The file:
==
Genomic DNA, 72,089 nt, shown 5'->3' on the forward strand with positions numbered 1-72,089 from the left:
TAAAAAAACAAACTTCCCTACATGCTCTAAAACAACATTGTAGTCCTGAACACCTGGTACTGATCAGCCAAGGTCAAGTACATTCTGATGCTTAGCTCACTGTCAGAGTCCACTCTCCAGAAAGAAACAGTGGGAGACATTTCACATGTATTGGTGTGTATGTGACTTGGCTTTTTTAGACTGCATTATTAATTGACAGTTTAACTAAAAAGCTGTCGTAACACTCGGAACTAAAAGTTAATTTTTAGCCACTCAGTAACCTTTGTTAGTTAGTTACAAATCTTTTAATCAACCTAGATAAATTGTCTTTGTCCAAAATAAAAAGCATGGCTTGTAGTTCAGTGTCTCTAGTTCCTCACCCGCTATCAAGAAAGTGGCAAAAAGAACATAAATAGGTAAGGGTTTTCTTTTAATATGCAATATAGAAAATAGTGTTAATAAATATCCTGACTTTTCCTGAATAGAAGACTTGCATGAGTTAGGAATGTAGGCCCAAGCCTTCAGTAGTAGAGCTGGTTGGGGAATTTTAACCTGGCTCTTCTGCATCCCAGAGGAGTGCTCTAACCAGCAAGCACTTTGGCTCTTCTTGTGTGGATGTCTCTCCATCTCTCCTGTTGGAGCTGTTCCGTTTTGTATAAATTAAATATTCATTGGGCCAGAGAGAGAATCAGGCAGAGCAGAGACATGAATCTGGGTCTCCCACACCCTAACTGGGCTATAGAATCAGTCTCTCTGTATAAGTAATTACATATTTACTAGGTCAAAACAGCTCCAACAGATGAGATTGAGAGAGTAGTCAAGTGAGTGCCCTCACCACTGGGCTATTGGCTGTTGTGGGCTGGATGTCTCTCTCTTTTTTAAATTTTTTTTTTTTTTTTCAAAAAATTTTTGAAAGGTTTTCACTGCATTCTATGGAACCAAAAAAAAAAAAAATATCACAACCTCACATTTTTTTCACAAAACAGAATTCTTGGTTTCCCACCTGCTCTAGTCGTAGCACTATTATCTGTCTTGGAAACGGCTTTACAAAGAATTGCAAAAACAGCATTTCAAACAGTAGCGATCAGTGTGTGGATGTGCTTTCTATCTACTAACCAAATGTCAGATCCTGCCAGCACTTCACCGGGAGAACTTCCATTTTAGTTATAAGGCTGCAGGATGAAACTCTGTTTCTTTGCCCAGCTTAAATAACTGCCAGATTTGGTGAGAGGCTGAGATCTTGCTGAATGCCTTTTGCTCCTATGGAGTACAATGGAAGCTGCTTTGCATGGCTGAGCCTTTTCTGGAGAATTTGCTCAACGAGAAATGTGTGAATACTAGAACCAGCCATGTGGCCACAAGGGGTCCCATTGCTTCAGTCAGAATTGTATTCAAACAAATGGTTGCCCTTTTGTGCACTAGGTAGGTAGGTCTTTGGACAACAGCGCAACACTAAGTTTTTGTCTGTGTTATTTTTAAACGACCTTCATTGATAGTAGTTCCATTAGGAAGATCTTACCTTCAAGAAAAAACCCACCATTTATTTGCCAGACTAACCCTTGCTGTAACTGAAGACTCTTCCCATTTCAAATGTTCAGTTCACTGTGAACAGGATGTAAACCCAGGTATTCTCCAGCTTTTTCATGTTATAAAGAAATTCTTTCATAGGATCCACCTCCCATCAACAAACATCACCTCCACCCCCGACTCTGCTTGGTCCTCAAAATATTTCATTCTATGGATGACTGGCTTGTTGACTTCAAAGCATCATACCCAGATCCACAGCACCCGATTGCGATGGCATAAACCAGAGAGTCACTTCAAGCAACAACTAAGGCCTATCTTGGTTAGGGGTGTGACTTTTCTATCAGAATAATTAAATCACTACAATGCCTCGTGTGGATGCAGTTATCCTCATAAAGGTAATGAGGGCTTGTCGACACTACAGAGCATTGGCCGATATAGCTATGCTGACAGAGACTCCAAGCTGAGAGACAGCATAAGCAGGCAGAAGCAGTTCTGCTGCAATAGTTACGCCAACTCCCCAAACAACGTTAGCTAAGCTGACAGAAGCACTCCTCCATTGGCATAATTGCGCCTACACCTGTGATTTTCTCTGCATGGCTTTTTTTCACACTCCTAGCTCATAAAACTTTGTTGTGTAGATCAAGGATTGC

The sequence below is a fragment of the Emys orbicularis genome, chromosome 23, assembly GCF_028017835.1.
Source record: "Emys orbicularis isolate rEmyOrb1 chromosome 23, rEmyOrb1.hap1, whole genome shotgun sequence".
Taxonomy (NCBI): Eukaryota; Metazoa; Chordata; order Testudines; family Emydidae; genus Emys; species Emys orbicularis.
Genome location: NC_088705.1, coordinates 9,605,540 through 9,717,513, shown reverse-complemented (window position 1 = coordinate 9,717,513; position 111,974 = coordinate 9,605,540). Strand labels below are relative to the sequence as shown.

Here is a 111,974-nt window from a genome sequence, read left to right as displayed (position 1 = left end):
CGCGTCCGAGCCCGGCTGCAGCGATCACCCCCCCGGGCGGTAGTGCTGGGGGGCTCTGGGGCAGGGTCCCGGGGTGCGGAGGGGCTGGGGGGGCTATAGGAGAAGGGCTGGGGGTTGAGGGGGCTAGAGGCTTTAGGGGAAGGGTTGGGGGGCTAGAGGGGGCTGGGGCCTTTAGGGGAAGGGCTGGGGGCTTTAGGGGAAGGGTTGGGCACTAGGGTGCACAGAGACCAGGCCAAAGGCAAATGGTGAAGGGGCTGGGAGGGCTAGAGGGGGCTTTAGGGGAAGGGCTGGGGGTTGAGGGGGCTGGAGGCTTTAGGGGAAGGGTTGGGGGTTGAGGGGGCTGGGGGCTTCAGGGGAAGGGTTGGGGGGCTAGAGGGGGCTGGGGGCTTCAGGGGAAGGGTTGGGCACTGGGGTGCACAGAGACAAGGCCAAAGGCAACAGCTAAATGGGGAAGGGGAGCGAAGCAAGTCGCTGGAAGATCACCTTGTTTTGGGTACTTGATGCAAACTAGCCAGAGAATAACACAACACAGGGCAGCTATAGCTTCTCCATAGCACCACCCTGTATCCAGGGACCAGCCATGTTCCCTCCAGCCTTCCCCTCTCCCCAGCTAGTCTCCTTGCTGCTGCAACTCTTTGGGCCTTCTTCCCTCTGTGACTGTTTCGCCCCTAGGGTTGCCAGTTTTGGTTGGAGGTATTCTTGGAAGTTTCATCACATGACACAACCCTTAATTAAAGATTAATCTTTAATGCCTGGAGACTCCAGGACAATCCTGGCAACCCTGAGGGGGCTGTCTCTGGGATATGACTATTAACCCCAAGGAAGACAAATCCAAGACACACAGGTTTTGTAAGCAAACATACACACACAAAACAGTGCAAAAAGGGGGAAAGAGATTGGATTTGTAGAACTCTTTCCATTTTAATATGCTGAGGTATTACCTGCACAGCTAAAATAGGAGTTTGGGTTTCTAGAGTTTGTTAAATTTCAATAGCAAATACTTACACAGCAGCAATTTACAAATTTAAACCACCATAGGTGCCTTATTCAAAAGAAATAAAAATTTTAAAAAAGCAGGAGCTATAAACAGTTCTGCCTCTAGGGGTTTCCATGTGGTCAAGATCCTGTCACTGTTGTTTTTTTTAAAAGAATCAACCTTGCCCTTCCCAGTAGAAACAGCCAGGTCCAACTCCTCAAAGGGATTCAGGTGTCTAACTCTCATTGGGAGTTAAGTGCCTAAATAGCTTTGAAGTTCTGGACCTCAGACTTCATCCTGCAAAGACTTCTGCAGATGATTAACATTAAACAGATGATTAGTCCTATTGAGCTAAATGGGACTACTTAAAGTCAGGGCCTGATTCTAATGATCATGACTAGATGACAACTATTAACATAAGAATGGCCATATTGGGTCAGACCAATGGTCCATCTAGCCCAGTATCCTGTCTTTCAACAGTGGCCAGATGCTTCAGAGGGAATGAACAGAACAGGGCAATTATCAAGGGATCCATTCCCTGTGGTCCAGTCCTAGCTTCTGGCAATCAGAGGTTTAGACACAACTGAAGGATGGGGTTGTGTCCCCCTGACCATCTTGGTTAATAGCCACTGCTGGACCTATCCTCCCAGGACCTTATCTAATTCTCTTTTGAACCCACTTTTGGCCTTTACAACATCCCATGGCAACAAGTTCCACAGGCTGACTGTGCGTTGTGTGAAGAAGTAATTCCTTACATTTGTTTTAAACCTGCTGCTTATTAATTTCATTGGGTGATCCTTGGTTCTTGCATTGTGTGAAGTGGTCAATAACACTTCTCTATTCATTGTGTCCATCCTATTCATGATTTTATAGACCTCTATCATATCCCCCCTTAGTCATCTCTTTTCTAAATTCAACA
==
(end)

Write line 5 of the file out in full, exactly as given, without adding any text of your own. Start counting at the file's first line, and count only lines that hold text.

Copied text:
Taxonomy (NCBI): Eukaryota; Metazoa; Chordata; order Testudines; family Emydidae; genus Emys; species Emys orbicularis.